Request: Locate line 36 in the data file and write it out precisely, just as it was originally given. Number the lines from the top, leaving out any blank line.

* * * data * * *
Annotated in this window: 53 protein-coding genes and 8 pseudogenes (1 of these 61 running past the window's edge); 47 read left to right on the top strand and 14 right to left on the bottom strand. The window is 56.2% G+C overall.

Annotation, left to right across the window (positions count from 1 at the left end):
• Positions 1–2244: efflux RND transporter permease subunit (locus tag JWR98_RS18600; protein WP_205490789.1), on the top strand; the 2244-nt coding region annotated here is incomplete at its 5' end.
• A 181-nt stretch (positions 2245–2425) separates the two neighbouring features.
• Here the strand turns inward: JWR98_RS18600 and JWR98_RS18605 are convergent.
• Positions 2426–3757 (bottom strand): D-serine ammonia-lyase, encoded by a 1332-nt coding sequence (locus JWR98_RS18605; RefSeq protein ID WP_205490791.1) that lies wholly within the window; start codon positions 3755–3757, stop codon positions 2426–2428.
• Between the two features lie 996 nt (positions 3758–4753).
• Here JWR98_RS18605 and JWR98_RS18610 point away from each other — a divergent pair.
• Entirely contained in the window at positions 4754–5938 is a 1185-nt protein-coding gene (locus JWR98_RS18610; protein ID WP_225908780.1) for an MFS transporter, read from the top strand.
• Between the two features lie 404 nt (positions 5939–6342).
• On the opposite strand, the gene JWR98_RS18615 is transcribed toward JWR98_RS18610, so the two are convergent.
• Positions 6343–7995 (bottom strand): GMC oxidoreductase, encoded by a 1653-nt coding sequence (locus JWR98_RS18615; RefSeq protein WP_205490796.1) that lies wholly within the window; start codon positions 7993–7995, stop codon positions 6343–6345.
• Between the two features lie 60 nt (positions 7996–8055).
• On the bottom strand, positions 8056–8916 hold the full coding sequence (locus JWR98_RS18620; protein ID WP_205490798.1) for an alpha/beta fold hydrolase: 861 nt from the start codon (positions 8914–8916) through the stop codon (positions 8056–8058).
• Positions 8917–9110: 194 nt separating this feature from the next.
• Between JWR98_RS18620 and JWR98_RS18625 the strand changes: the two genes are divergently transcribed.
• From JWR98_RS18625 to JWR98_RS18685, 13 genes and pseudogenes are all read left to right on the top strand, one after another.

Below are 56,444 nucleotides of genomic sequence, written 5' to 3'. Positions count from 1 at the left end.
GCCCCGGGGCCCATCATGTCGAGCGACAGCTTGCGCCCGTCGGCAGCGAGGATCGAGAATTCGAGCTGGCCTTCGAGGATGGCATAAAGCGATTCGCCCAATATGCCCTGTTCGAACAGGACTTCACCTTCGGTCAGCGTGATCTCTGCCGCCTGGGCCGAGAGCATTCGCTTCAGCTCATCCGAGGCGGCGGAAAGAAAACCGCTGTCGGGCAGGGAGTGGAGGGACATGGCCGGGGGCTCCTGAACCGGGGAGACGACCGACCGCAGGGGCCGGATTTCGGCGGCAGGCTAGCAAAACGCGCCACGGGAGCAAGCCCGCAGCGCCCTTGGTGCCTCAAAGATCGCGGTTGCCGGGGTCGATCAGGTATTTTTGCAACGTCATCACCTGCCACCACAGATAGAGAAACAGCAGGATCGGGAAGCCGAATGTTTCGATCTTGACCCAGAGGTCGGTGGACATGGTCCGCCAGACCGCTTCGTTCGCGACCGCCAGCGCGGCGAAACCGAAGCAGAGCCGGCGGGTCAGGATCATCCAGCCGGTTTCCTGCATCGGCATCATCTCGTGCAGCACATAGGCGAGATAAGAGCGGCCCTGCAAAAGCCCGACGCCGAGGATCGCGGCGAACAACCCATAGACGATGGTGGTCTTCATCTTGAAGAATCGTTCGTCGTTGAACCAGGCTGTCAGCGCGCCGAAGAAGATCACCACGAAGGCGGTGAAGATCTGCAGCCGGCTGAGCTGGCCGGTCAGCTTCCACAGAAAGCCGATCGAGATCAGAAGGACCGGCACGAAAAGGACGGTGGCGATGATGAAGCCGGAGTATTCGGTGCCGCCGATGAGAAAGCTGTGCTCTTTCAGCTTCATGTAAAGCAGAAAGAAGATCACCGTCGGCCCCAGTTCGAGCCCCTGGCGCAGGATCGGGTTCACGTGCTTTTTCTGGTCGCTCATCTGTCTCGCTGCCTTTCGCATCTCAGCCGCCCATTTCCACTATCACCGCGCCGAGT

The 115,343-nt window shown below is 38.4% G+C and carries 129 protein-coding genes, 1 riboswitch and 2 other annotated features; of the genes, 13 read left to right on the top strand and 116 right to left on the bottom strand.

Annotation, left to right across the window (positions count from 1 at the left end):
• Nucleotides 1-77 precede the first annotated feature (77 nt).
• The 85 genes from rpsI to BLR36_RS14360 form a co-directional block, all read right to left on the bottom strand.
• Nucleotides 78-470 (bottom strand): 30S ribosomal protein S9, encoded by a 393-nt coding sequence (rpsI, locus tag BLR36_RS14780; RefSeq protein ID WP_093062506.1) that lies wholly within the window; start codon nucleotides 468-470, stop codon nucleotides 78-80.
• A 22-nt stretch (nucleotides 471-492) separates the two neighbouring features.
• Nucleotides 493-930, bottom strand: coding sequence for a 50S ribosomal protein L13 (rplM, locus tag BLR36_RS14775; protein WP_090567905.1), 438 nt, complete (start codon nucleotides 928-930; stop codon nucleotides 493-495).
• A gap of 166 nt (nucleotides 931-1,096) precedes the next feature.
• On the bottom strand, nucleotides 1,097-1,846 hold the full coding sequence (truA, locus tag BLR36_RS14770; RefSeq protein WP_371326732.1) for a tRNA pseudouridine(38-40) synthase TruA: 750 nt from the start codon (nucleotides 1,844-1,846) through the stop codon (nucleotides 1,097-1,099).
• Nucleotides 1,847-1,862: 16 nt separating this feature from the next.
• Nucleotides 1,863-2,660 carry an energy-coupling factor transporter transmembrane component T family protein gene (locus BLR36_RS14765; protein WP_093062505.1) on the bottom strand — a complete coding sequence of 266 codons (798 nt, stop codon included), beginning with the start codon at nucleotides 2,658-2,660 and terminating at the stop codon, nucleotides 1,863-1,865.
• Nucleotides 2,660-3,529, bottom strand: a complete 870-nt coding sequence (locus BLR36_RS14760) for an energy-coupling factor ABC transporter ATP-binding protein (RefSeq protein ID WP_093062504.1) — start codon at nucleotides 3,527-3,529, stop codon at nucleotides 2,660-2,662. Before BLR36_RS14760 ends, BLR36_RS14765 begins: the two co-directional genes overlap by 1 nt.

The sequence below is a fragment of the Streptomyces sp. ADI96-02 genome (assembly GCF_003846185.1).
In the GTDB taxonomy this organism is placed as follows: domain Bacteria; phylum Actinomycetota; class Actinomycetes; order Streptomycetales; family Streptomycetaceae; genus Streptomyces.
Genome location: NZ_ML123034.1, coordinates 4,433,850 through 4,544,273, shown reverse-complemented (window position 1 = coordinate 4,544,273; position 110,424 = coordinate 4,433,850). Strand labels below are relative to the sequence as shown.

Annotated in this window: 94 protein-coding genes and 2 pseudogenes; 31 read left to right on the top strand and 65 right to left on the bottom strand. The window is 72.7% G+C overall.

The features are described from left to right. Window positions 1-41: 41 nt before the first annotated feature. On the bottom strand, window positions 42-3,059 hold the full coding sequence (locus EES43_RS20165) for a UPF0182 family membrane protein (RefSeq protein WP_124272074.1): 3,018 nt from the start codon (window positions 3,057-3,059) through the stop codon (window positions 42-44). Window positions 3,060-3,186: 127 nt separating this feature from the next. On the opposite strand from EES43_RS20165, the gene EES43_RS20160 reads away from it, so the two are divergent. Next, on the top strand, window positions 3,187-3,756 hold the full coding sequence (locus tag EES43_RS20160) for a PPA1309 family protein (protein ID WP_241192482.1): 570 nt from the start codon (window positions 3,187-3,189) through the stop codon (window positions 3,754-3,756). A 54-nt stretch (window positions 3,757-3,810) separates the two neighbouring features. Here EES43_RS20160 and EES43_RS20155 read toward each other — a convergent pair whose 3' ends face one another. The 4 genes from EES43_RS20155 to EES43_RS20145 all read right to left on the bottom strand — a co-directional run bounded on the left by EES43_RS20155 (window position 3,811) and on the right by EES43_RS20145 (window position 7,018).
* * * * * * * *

The features are described from left to right. Window positions 1-41: 41 nt before the first annotated feature. On the bottom strand, window positions 42-3,059 hold the full coding sequence (locus EES43_RS20165) for a UPF0182 family membrane protein (RefSeq protein WP_124272074.1): 3,018 nt from the start codon (window positions 3,057-3,059) through the stop codon (window positions 42-44). Window positions 3,060-3,186: 127 nt separating this feature from the next. On the opposite strand from EES43_RS20165, the gene EES43_RS20160 reads away from it, so the two are divergent. Next, on the top strand, window positions 3,187-3,756 hold the full coding sequence (locus tag EES43_RS20160) for a PPA1309 family protein (protein ID WP_241192482.1): 570 nt from the start codon (window positions 3,187-3,189) through the stop codon (window positions 3,754-3,756). A 54-nt stretch (window positions 3,757-3,810) separates the two neighbouring features. Here EES43_RS20160 and EES43_RS20155 read toward each other — a convergent pair whose 3' ends face one another. The 4 genes from EES43_RS20155 to EES43_RS20145 all read right to left on the bottom strand — a co-directional run bounded on the left by EES43_RS20155 (window position 3,811) and on the right by EES43_RS20145 (window position 7,018).